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Music Modernization Act Unanimously Passes Senate

Following a few tense days hanging in limbo, the Music Modernization Act has unanimously passed the Senate this Tuesday. Clearing the House back in April with a 415-0 vote, the Music Modernization Act was met with a similar warm reception in the Senate, renaming the bill after Republican senator Orrin G. Hatch of Utah, who is set to retire at the end of this year.

A massive overhaul of existing copyright law, the Music Modernization Act is a multi-pronged restructuring of rights distribution when it comes to music licensing. Establishing an independent negotiating body on behalf of artists that would handle royalty distribution with streaming services, the legislation was championed by many songwriters and artists as giving the existing system a much needed update.

The bill overcame several roadblocks in the lead up to today's vote. In late July, an amendment tacked on to the bill by performing rights organization SESAC threatened to de-claw the legislation by forcing the Music Licensing Collective created by the act to negotiate with them as a middle man. This caused an outcry from leading industry songwriters who took to Twitter and Instagram to protest the addition of the amendment. More recently, SiriusXM came under fire from 150 artists like Paul McCartney, Kim Gordon, and Stevie Nicks who threatened to boycott the company if they continued their aggressive lobbying efforts.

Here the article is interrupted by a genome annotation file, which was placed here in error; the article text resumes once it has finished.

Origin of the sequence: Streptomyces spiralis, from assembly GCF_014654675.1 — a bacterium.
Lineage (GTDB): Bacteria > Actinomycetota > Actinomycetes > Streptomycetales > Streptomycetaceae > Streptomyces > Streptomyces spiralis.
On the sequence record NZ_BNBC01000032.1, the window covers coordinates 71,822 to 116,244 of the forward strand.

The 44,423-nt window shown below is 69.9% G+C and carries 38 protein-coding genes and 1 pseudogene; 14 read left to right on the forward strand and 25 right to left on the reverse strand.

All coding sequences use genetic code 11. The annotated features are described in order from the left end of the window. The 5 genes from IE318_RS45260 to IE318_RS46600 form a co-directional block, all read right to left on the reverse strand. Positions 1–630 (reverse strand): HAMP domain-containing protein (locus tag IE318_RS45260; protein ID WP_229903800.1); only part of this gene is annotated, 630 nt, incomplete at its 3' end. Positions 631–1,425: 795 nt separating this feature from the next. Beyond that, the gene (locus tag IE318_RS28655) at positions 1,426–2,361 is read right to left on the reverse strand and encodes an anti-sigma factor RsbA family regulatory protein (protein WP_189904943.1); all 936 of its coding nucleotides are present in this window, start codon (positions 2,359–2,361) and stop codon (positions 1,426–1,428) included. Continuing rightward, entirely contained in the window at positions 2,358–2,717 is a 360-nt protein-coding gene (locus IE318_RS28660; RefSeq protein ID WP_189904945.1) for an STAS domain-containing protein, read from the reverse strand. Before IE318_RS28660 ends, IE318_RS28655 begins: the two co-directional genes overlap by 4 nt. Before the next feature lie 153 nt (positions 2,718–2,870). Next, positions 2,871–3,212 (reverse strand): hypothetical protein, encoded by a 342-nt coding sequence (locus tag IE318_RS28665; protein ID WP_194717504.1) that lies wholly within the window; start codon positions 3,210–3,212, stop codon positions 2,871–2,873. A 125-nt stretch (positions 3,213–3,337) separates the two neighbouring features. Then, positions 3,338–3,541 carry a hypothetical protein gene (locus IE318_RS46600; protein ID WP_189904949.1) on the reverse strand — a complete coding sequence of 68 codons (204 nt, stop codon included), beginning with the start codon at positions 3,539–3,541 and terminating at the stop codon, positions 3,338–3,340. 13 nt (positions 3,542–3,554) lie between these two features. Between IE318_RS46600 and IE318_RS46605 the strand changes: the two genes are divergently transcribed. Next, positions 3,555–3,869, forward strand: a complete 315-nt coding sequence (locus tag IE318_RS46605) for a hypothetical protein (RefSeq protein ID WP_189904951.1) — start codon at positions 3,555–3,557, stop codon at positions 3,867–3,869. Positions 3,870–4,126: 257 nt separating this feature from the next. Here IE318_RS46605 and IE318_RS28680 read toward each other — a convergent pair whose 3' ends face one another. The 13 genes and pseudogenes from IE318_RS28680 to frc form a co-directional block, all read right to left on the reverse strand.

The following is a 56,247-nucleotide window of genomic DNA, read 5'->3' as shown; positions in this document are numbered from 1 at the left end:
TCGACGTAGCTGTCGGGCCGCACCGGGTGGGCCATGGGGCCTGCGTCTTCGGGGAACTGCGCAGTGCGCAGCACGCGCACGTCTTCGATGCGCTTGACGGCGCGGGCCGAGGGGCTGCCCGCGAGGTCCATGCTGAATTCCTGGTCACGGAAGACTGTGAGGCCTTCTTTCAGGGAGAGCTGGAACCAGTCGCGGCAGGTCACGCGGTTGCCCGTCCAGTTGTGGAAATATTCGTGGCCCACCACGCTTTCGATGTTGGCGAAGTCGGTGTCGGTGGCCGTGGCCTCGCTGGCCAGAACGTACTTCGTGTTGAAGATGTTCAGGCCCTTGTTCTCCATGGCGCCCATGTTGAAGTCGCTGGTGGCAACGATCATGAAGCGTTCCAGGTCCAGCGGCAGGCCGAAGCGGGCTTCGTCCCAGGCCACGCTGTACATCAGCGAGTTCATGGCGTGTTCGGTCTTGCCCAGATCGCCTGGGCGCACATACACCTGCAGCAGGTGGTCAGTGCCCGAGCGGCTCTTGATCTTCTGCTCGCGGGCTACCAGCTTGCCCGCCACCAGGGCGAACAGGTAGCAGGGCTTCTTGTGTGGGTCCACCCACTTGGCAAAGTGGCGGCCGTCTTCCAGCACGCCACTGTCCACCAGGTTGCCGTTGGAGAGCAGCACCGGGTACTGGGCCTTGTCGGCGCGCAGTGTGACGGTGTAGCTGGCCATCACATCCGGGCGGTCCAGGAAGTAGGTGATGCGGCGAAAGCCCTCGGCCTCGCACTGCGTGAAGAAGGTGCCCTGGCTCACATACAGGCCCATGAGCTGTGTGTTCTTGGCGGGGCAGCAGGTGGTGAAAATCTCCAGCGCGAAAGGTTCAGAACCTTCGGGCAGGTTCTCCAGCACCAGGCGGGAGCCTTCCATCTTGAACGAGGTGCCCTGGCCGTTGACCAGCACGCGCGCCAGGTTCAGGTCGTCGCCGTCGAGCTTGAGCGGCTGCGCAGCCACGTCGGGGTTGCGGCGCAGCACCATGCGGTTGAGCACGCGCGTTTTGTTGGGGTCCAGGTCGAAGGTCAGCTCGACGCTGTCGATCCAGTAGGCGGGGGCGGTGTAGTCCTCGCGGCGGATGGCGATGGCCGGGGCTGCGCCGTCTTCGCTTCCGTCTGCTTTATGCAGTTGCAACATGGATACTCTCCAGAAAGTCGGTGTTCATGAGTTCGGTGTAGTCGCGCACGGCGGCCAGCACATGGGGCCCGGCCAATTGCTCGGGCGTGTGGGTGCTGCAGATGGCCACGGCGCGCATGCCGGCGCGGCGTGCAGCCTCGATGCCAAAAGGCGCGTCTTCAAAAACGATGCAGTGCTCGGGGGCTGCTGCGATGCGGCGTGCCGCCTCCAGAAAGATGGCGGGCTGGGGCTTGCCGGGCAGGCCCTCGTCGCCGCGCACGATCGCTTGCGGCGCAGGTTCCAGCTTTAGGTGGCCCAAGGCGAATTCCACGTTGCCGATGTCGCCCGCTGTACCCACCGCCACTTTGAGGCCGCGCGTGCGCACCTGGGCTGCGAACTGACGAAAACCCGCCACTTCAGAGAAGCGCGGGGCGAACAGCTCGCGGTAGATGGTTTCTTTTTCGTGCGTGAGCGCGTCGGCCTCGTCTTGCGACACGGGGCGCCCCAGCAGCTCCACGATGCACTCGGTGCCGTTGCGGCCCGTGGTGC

"Today is a momentous day for songwriters, artists, composers, producers, engineers and the entire industry that revolves around them," said National Music Publishers' Association President and CEO David Israelite in a statement. "The Senate vote marks a true step forward towards fairness for the people at the heart of music who have long been undervalued due to outdated laws. This was a long and complex process but ultimately the music industry has come out stronger and more united than ever."

The bill now goes back to the House for approval on recent changes to the legislation before heading off to President Trump so it can be signed into law.

Photo via Getty

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